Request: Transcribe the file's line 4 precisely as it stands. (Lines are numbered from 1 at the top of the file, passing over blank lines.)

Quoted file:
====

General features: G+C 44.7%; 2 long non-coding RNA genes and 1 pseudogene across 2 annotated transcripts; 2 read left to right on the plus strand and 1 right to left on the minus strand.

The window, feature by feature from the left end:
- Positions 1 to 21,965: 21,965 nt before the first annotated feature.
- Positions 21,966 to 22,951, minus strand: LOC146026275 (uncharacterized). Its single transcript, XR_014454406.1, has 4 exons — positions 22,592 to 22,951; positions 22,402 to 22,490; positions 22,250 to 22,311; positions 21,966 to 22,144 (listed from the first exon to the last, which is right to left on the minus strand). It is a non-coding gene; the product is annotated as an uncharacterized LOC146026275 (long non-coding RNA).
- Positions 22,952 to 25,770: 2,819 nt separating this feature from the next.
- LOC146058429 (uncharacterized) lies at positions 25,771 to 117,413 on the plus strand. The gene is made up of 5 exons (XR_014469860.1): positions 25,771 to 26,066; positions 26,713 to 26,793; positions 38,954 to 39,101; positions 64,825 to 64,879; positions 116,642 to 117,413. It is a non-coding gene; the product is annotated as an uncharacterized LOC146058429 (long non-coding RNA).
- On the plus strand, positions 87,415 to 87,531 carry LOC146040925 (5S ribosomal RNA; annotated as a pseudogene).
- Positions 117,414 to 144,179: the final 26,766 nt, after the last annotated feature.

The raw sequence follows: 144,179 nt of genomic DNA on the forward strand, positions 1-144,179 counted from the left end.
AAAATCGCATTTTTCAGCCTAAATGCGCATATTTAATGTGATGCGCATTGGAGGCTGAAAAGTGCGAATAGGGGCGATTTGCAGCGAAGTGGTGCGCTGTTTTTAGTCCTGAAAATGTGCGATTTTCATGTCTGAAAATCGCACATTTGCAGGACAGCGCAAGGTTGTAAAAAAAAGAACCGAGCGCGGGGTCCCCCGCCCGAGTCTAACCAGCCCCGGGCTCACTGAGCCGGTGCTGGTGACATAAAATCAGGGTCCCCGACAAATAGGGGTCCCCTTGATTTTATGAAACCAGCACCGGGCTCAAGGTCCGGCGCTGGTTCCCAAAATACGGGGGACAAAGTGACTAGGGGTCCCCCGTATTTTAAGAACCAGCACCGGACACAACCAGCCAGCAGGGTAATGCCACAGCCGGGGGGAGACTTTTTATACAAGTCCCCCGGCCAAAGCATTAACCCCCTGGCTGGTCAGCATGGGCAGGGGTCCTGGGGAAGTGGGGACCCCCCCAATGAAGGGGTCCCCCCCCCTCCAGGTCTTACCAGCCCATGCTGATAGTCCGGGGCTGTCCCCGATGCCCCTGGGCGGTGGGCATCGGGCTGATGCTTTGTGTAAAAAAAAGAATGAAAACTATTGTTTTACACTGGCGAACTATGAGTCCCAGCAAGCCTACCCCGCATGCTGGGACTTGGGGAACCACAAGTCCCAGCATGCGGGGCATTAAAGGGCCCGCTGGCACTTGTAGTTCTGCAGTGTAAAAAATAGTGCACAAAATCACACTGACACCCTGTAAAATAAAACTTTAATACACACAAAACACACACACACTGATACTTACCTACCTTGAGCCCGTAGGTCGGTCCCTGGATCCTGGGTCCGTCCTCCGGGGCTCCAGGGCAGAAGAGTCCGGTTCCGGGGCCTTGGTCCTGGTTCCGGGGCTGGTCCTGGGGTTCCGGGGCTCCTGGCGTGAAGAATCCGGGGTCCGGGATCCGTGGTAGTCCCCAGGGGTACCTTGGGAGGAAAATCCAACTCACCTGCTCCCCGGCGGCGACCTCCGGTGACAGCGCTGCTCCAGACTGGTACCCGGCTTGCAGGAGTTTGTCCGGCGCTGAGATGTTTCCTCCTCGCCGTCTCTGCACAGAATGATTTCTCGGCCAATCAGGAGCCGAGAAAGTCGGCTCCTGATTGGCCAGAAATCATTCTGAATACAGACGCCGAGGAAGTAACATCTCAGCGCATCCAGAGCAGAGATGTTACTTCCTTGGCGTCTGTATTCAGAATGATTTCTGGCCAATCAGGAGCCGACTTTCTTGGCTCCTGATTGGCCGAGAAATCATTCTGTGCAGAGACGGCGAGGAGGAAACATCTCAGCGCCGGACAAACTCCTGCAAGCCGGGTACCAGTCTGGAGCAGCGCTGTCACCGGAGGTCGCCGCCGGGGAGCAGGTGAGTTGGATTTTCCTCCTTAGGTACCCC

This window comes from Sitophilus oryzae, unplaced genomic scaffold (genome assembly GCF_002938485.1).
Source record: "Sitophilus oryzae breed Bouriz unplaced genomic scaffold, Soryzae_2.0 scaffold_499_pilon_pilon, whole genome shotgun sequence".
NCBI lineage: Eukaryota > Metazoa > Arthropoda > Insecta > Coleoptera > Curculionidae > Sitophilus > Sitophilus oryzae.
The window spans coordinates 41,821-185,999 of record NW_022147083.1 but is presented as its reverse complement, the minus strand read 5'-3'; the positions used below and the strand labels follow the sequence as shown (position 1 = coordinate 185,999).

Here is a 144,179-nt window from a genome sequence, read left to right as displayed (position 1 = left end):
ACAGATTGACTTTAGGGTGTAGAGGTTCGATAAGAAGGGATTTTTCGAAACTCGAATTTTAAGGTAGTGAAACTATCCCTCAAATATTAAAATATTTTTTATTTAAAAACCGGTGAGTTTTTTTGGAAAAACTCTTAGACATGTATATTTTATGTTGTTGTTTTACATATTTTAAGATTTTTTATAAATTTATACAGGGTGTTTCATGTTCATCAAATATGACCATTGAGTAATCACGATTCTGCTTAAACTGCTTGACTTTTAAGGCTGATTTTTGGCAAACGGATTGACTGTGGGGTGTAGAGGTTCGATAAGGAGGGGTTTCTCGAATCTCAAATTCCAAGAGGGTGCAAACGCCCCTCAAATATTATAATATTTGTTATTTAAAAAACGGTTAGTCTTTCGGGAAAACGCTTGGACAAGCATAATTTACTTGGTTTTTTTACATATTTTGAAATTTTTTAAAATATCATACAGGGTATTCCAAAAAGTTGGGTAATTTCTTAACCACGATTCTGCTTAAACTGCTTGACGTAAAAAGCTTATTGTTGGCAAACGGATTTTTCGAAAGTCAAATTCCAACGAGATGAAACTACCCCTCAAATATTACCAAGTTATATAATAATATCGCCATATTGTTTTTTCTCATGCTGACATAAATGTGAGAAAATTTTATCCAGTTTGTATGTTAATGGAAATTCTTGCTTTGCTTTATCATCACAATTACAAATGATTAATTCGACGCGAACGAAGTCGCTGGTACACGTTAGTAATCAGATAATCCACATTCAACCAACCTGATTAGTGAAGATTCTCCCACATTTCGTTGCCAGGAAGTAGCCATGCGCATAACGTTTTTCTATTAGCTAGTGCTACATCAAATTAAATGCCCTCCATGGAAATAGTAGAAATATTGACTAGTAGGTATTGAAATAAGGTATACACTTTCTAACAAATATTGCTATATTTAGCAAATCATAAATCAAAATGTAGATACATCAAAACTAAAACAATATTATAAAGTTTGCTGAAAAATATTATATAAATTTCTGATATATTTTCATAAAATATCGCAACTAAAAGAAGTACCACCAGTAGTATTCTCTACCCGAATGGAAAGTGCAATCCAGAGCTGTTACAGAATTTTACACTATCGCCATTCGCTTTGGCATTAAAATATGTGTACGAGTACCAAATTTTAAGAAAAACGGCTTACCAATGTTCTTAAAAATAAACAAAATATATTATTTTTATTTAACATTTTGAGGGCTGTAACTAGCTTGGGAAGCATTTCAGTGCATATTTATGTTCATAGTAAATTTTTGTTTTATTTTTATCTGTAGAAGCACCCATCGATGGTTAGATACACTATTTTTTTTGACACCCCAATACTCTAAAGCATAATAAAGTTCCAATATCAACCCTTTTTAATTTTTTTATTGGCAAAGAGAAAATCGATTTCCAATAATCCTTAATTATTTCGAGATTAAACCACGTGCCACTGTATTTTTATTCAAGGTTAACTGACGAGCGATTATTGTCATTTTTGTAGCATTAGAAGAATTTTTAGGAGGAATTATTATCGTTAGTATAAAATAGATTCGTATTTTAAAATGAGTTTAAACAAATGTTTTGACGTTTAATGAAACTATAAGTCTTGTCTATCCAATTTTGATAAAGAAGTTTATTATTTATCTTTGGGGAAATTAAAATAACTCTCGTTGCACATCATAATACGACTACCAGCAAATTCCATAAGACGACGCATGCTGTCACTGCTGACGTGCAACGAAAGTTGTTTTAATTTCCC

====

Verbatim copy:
- Positions 21,966 to 22,951, minus strand: LOC146026275 (uncharacterized). Its single transcript, XR_014454406.1, has 4 exons — positions 22,592 to 22,951; positions 22,402 to 22,490; positions 22,250 to 22,311; positions 21,966 to 22,144 (listed from the first exon to the last, which is right to left on the minus strand). It is a non-coding gene; the product is annotated as an uncharacterized LOC146026275 (long non-coding RNA).